Microsoft looking like an end-stage company

InvisibleSHIELD.  Scratch Proof your iPhone 4!“I believe that Microsoft as we know it may not be around in another decade–maybe not even in five years,” Paul McDougall writes for InformationWeek.

“There’s hardly a single tech industry trend line pointing in Redmond’s favor right now, and some of those curves are about to get a lot steeper, real fast,” McDougall writes. “So it’s hardly surprising recent Microsoft-related news has been pretty much on par with where things stand for the company these days—mostly all bad.”

McDougall writes, “Market research group NPD recently found that 13% of iPad users bought the Apple OS-based device instead of a Windows PC. That’s a hugely significant number for a product that didn’t even exist a year ago. Just wait until it gets more features, and comes down in price.”

“Microsoft’s Windows Phone 7 will hit stores in November, but most analysts believe the offering, though slick in many respects, is too little, too late to meaningful bolster the company’s meager 5% share of the mobile OS market,” McDougall writes. “Where does all this leave Microsoft? Out in the cold within just the next few years unless big changes are made—and those changes need to start at the top.”

Read the full article here.

MacDailyNews Take: Windows Phone ’07 will likely be the last straw for Ballmer’s reign as Microsoft CEO.

Excerpts from a BusinessWeek interview with Apple CEO Steve Jobs, October 12, 2004:

Steve Jobs: Apple had a monopoly on the graphical user interface for almost 10 years. That’s a long time. And how are monopolies lost? Think about it. Some very good product people invent some very good products, and the company achieves a monopoly. But after that, the product people aren’t the ones that drive the company forward anymore. It’s the marketing guys or the ones who expand the business into Latin America or whatever. Because what’s the point of focusing on making the product even better when the only company you can take business from is yourself? So a different group of people start to move up. And who usually ends up running the show? The sales guy… Then one day, the monopoly expires for whatever reason. But by then the best product people have left, or they’re no longer listened to. And so the company goes through this tumultuous time, and it either survives or it doesn’t.

BusinessWeek: Is this common in the industry?
Steve Jobs: Look at Microsoft — who’s running Microsoft?

BusinessWeek: Steve Ballmer.
Steve Jobs: Right, the sales guy. Case closed.

221 Comments

  1. I know this argument has been repeated, that Apple is a hardware company and all, that selling OS X separate from hardware would result in one lost hardware sale for each copy of OS X for PC’s sold, yada, yada, yada.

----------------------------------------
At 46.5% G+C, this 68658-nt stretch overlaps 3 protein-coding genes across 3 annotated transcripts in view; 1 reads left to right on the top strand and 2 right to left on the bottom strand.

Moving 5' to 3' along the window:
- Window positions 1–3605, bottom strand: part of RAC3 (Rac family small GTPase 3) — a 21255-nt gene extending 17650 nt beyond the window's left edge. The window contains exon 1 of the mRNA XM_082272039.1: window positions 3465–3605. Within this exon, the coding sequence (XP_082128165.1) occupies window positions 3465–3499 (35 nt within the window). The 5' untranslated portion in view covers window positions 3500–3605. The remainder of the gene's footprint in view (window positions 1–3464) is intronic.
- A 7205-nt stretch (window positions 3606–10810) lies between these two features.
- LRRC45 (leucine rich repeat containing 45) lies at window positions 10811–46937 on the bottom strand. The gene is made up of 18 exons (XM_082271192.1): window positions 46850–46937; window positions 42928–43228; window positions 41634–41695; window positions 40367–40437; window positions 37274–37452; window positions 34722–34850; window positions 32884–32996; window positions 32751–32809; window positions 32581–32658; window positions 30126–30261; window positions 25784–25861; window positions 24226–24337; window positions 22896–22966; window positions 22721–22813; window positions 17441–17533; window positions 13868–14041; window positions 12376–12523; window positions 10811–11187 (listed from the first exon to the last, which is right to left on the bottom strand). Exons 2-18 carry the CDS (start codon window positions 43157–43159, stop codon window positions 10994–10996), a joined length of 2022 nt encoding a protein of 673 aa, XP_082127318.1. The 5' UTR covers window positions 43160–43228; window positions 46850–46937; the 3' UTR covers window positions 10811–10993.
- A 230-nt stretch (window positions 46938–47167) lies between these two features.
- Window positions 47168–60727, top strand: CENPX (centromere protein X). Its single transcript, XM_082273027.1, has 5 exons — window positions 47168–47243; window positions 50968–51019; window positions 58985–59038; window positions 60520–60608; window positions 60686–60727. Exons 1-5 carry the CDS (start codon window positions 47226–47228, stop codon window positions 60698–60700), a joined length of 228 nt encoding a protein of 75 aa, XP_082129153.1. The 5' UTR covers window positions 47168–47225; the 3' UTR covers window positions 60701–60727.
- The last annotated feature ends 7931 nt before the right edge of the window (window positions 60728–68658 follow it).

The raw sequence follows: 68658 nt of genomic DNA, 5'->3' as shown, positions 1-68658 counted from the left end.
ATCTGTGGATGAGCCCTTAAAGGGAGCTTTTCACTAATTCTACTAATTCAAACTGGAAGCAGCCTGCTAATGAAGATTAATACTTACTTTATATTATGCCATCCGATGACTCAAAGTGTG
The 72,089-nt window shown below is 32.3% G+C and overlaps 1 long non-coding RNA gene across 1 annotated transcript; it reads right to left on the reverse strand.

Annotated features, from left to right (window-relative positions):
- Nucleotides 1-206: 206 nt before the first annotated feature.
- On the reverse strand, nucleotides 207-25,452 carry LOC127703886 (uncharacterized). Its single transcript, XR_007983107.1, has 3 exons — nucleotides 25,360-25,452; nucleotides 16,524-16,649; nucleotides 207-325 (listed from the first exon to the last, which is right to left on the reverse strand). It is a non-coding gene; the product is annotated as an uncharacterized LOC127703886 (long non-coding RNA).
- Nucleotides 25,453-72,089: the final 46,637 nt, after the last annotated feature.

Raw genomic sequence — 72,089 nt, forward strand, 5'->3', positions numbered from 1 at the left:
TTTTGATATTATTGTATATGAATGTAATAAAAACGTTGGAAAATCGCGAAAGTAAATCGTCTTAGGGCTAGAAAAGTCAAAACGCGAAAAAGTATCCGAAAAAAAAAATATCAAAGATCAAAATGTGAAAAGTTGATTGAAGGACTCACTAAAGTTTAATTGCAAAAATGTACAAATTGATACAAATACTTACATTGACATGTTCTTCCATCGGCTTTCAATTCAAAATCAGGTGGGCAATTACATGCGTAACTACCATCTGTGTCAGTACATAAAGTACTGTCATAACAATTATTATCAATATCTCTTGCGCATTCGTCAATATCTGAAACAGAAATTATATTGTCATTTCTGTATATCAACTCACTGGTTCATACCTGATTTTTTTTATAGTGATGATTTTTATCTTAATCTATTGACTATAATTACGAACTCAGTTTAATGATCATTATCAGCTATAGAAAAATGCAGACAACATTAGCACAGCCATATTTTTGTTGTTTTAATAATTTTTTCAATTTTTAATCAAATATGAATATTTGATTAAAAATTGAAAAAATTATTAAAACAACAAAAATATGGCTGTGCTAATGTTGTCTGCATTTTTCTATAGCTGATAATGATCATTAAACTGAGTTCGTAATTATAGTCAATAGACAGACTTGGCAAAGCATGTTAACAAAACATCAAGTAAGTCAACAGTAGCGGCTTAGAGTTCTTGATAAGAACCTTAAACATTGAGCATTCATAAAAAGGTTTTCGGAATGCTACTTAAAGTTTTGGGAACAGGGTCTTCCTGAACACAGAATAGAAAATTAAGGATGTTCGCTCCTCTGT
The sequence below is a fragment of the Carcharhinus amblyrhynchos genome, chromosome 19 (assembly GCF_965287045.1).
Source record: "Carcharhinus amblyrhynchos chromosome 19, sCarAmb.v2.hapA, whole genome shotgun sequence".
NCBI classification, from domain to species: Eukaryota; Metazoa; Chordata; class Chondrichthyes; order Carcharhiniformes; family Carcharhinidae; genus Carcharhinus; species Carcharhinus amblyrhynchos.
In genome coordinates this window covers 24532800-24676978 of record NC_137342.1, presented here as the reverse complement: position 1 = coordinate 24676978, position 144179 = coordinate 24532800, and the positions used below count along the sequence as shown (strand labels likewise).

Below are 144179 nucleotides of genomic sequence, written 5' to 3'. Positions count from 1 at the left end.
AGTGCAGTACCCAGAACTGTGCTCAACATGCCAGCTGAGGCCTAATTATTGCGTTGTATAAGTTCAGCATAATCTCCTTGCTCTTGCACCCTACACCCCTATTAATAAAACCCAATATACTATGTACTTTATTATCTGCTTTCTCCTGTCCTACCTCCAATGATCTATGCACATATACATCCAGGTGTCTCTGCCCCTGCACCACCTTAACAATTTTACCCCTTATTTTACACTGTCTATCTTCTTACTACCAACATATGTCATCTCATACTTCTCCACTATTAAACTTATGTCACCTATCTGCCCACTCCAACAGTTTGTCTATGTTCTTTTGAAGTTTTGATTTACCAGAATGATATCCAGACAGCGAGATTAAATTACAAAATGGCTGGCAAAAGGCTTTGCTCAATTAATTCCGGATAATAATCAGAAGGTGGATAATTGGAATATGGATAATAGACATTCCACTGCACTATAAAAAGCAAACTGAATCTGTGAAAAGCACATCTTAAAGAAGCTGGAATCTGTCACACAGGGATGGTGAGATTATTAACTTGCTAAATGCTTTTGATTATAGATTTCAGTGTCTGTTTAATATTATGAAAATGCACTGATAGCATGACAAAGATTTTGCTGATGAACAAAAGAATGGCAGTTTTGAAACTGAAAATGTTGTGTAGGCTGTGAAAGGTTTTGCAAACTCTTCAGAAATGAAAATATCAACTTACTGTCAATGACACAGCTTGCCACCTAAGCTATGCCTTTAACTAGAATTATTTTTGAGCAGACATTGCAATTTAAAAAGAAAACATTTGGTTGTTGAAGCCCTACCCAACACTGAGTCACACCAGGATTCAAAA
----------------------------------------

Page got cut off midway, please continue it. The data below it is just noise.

But I’ve come to a sudden revelation, Apple’s hardware chiefly caters to the computer ignorant, who can’t even back up their files routinely or burn a disk, or clone their boot drive (thus the TimeMachine nag), much less go through the rigors of installing a operating system on a PC with all the BIOs, drivers and other headaches associated with such a endeavor.

    So if installing a operating system is for the skilled, and the skilled would choose any OS they like, like Linux for instance. Linux having it’s drawbacks of the lack of commercial software.

    Wouldn’t Apple’s OS X market share increase drastically if they sold a PC version, the benefits of commercial software and a secure OS being the benefit?

    This would kill Microsoft and Apple would take it’s place.

    A plan or what?

  2. I know this argument has been repeated, that Apple is a hardware company and all, that selling OS X separate from hardware would result in one lost hardware sale for each copy of OS X for PC’s sold, yada, yada, yada.

    But I’ve come to a sudden revelation, Apple’s hardware chiefly caters to the computer ignorant, who can’t even back up their files routinely or burn a disk, or clone their boot drive (thus the TimeMachine nag), much less go through the rigors of installing a operating system on a PC with all the BIOs, drivers and other headaches associated with such a endeavor.

    So if installing a operating system is for the skilled, and the skilled would choose any OS they like, like Linux for instance. Linux having it’s drawbacks of the lack of commercial software.

    Wouldn’t Apple’s OS X market share increase drastically if they sold a PC version, the benefits of commercial software and a secure OS being the benefit?

    This would kill Microsoft and Apple would take it’s place.

    A plan or what?

  3. Google could take a very big bite out of Microsoft with their idiot proof Chrome OS and their Office type Apps in the cloud. That’s less than a year away.

    Microsoft could easily be a bit player in 5 years.

  4. Google could take a very big bite out of Microsoft with their idiot proof Chrome OS and their Office type Apps in the cloud. That’s less than a year away.

    Microsoft could easily be a bit player in 5 years.

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